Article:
By Bree Davies
By Emerald O'Brien
By Gina Tron
By Jon Solomon
By Drew Ailes
By Courtney Harrell
By Kyra Scrimgeour
A little after five on a sunny Saturday afternoon, Cassidy Bednark, aka DJ Bedz, is holed up in the Coors Light booth high in the rafters of the Pepsi Center. Tipoff is still two hours away, but Bedz, the official DJ of the Denver Nuggets, already has his game face on.
On the court below, the sultry Nuggets dancers are practicing their routines -- but Bedz is too busy to notice. He's fingering the "play" and "stop" buttons on his 360 sound bank -- an industrial-sized, iPod-esque contraption that looks like a Rolm phone -- like he's playing Galaga. Tonight is Supermascot Rocky's birthday, and Bedz is trying to find just the right song to mark the occasion. He plays a snippet of the Ramones' "Happy Birthday, Mr. Burns" and a few others before settling on the Beatles' "Birthday." The charge may seem trivial, but Bedz takes his job very seriously.
And his attention to detail continues to pay off. On Wednesday, February 16, Bedz became the first local DJ to appear on BET's Rap City, a noteworthy accomplishment considering that past guests have included A-listers Clinton Sparks (profiled on page 71) and DJ Kid Capri. But even though Bedz is among the hottest club DJs in Mootown, his work behind the tables wasn't what attracted BET execs. It was his savvy PR skills and tenacity that won him a trip to the cable network's studios in New York.
"I had been sending them press packages for a number of months, probably five or six," Bedz reveals. "I sent them mix CDs, resumés and bios. In recent months, I placed a particular emphasis on the All-Star Game, the fact that I'm the Nuggets' DJ. I figured that was a pretty good selling point. I actually had the chance to speak with one of their producers on the phone a couple of months ago, at which time he wanted me submit my biography and CDs directly to him. I didn't hear from him for a couple of months, so I kind of thought that I was out. And then, just kind of out of the blue, they said, 'Hey, All-Star's coming up. We want to book you for the 9th to film so that we can air the episode during All-Star week.'"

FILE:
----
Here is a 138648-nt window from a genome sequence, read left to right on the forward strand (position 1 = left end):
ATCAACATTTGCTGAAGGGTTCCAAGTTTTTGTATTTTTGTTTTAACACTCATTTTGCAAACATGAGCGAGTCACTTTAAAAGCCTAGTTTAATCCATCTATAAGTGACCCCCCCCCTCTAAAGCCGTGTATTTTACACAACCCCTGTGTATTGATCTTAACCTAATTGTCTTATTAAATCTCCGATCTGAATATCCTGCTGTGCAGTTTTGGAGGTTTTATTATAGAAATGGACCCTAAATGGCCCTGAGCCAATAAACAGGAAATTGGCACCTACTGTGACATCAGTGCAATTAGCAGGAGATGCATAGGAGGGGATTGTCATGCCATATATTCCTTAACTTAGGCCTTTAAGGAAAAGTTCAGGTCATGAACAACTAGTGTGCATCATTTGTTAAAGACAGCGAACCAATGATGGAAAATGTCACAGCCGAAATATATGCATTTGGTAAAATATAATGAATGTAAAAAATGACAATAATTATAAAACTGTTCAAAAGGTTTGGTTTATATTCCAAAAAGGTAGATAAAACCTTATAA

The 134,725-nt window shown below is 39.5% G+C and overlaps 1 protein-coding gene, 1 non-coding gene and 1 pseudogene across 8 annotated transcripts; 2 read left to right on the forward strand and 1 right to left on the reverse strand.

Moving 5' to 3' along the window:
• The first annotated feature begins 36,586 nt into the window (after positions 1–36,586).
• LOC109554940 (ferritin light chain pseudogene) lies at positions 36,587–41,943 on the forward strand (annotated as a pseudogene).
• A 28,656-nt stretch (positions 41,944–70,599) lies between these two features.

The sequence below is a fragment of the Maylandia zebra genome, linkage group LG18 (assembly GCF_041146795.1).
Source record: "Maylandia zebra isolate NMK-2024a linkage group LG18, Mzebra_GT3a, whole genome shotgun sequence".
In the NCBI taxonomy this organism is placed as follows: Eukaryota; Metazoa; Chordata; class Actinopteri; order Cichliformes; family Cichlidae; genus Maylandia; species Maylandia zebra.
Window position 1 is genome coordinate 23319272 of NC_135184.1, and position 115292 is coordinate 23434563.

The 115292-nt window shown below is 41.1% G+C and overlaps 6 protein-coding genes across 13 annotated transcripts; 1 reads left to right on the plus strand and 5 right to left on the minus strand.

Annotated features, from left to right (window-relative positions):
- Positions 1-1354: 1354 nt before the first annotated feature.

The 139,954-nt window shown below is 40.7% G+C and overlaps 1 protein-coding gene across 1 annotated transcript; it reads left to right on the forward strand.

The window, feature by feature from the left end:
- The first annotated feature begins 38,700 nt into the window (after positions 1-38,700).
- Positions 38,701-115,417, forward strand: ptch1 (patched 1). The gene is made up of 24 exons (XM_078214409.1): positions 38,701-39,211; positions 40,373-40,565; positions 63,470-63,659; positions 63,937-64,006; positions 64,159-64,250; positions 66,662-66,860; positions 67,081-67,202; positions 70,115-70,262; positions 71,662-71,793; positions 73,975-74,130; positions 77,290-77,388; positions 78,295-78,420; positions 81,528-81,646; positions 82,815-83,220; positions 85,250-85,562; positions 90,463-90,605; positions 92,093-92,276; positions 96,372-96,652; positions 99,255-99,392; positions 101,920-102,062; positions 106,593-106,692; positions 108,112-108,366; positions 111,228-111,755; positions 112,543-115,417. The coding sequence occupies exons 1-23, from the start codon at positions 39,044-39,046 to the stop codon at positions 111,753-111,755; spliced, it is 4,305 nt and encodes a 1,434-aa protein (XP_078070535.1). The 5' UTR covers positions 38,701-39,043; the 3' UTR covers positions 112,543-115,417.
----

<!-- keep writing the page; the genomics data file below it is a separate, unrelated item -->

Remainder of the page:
Fewer than a dozen DJs are employed by NBA teams; Bedz, now in the middle of his second season with the Nuggets, parlayed his unique position into a spot behind the decks at the NBA-sanctioned Jam Session events that run through February 21 at the Colorado Convention Center. Like the Rap City slot, Bedz landed the spot by making himself available -- and being persistent.
"I kind of openly solicited myself to the NBA," Bedz says. "I found out who the proper contacts were and said, 'Hey, my name is Bedz, and I'm the Nuggets' DJ. Do you have any interest in using me for Jam Session or anything during All-Star break? I'd love to be part of it.' And lo and behold, it actually worked."
Things usually work out for Bedz, and the Nuggets' gig sounds particularly cush. So does he get to kick it with Melo, or at least the honeys on the dance squad?
"They actually discourage us from being up in their business," Bedz replies, "especially when we're on the premises. Those guys are there to play ball, and if I was allowed to distract them, then there's no reason that Suzy from accounting couldn't distract them. There's just kind of a blanket policy of, you know, pretty much leave them alone when they're at work, which is at the arena. Although I do run into the guys at the clubs sometimes."
Not that Bedz has much time to kick it these days. When he's not minding the music for the Nuggets -- at forty-plus home games during the season -- he's at KS-107.5 manning the Friday- and Saturday-night street parties, as well as Thursday's RadioBums Quick Mix. He also maintains a Saturday-night residency at Bash, and together with DJ Petey, he records and distributes a monthly mix tape. Thing is, when Bedz got his start nine years ago, he didn't set out to be a jock.
"I was twenty," he notes, "and my mom got me a turntable for Christmas, which is funny, because I didn't even ask for one. She kind of just read into my interest -- my love for hip-hop and my love for music -- and decided I should probably have a turntable."
It wasn't that big a stretch: At the time, Bedz was studying music composition at Occidental College. After graduating and moving back to Denver in 1998, he slowly integrated himself into the scene. Before long, Chonz, the Nuggets' first official DJ, heard one of Bedz's mix CDs and invited him to be in the RadioBums record pool. Later, Chonz passed the Nuggets ball to Bedz. Now he and his partner, DJ Psycho, oversee most of the music at the games.
In the Coors Light booth, Bedz is poring over a five-page spreadsheet that details every facet of tonight's game; at the same time, he's listening intently to his boss, Harlan Hendrickson, through his headset. Psycho, meanwhile, has been spinning a slew of classic-rock cuts: Van Halen followed by the Steve Miller Band and Living Colour. It's not what you'd expect from a couple of top-notch hip-hop DJs, but they're keeping it fan-friendly.